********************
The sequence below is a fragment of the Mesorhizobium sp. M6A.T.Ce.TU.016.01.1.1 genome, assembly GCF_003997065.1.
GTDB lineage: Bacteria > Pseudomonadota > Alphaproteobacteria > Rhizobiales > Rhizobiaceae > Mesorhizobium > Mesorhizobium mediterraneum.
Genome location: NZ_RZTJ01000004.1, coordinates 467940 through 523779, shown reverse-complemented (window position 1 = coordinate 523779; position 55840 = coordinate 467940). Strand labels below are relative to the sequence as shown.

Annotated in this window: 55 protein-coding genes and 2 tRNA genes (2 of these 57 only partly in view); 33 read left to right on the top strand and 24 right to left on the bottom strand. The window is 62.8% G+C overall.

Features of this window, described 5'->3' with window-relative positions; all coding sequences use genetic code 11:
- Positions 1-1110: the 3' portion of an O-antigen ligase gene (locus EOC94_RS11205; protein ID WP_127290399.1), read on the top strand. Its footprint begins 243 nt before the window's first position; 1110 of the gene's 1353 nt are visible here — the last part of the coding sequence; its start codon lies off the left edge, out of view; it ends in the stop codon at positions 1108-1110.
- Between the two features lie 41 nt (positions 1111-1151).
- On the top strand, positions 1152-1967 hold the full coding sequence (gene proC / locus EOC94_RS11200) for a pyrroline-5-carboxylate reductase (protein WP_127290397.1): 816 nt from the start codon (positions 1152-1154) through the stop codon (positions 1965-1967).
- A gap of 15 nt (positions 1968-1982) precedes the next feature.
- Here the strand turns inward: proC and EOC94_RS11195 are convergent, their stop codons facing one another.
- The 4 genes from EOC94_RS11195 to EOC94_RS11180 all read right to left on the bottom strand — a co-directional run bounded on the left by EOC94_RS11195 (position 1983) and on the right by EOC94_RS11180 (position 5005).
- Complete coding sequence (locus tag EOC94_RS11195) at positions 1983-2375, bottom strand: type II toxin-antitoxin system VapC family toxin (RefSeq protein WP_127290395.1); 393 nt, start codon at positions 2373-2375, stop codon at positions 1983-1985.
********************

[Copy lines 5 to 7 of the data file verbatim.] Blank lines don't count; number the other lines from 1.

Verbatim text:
Features of this window, described 5'->3' with window-relative positions; all coding sequences use genetic code 11:
- Positions 1-1110: the 3' portion of an O-antigen ligase gene (locus EOC94_RS11205; protein ID WP_127290399.1), read on the top strand. Its footprint begins 243 nt before the window's first position; 1110 of the gene's 1353 nt are visible here — the last part of the coding sequence; its start codon lies off the left edge, out of view; it ends in the stop codon at positions 1108-1110.
- Between the two features lie 41 nt (positions 1111-1151).